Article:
Australians tend to have an inherent distrust of “the big end of town” and particularly politicians. This likely originated in Australia’s convict past and early governance that was seen to be under English control. As a result all politicians are liars and not to be trusted, and this persists to this day.
It is probably also the root cause of the “tall poppy” syndrome: the view that people of merit should be cut down. In Australian culture people are often resented, criticised, and attacked if their talents or achievements elevate them above their peers.
Therefore the use of titles and generally any references that imply a class system is not helpful in the development of social capital at the micro level. If Australians can relate to each other as equals they are far more likely to exhibit many of the characteristics that foster social capital.
As much as many Australians are distrusting of authority, they are known for being easy going or laid back, hence the saying “she’ll be ‘right mate”. This attitude seems to have stemmed from the laugh or cry idiom that was a reality of the harsh Australian outback and the hardships of isolation, long distances and difficult climatic conditions.
Because of this Australians are difficult to offend, but this also means they are not sensitive to causing offence in others. To outsiders, Australians often appear very blunt and rude. They tend to call a spade a spade when perhaps more tact is required.
This bluntness, often seen as honesty and integrity, is highly valued and helps to build trust. The outward attitude of many Australians can be quite cynical and almost seem to presume strangers to be guilty until they prove themselves otherwise.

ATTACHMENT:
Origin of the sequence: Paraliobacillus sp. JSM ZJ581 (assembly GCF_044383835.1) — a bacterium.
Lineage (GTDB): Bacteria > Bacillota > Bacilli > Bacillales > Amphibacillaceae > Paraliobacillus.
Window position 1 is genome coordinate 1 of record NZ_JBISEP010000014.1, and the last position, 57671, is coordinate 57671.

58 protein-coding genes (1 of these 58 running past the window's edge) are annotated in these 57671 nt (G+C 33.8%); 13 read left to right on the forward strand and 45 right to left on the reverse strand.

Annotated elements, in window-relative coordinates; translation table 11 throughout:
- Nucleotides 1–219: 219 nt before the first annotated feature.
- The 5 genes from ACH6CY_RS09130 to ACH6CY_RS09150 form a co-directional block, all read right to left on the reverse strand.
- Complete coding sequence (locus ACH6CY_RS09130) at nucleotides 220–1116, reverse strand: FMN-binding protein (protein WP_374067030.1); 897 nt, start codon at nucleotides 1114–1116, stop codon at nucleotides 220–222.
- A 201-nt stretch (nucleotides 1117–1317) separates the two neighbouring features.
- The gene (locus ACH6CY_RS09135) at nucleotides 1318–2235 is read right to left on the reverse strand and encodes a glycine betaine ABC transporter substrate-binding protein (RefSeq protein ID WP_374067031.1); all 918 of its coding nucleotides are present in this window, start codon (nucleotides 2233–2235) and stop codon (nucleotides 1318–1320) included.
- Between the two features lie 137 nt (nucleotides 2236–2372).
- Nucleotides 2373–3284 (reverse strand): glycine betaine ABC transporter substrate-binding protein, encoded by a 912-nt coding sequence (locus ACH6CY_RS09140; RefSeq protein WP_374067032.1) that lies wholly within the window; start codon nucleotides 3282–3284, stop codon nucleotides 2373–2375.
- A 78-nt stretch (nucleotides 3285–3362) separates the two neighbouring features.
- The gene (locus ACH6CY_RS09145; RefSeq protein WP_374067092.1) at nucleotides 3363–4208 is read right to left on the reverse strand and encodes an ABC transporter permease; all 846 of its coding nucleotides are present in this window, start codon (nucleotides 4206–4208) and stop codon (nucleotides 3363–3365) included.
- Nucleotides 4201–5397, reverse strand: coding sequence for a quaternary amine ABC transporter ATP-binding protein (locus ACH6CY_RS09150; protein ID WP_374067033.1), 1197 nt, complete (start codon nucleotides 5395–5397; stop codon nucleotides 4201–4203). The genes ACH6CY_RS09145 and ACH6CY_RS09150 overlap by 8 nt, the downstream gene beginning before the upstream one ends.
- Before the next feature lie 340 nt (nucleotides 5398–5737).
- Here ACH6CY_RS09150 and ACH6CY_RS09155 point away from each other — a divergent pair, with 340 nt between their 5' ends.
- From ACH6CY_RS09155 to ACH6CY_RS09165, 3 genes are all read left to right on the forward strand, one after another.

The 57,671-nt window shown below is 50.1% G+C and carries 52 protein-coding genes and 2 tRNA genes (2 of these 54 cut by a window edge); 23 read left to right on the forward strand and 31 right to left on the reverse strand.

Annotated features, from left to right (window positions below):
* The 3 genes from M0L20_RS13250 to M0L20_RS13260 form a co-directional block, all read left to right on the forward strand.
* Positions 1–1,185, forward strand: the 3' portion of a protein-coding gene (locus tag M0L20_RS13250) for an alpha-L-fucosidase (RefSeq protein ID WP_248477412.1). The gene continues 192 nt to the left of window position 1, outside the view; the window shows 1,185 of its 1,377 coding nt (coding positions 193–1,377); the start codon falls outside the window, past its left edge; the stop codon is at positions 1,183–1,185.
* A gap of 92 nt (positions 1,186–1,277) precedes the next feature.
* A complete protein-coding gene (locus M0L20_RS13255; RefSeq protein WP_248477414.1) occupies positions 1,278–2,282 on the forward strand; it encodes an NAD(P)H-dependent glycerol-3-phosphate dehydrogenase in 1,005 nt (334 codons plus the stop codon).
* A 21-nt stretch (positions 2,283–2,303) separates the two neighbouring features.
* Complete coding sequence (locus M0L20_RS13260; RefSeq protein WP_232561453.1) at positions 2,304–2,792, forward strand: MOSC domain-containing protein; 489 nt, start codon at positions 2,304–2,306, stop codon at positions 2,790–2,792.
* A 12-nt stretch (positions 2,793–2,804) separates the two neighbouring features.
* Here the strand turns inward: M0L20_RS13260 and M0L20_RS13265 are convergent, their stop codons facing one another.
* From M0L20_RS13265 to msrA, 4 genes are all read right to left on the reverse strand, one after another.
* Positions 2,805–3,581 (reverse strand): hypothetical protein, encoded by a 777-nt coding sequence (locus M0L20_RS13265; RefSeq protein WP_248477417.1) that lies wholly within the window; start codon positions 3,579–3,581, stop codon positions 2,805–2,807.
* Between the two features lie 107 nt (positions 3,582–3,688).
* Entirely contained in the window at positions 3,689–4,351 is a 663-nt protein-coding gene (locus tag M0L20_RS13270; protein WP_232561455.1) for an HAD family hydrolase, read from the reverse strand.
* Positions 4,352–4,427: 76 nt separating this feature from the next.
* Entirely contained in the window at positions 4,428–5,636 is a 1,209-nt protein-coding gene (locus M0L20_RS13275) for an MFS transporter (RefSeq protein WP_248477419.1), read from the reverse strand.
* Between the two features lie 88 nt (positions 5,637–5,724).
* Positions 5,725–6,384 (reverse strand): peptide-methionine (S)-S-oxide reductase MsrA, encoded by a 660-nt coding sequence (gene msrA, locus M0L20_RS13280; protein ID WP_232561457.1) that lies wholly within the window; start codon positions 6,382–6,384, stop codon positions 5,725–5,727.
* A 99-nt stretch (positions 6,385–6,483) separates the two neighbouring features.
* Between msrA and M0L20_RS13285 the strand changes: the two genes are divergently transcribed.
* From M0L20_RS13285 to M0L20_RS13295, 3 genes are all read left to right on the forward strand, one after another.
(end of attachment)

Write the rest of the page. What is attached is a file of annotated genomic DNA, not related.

So bluntness allows Australians to quickly prove ones worth and move from guilty to trustworthy. In fact, failure to honestly express what you mean can be considered evasive, hypocritical or even cowardly. This is clearly very important in the development of productive social relationships (ie social capital).
So where many other cultures value subtlety and face-saving, Australians value the exact opposite. The day I met Prof Smith at my university he was running a workshop and during a discussion I “told it how it is” in a way that would have been disrespectful in most other cultures (and potentially resulted in the termination of my employment I suspect).
Prof Smith later told me that he respected my honesty and valued the insights I was able to give the group. Soon after we had established regular meetings to discuss sociological themes and their consequences for institutional reform, and over the years we developed a strong friendship.
My relationship with Prof Smith represented a bridging tie (a vertical relationship between a junior and senior staff) where I had a degree of network closure with other relatively junior academics in my faculty, and he with senior management. Using network theory terminology our tie was located at a structural hole.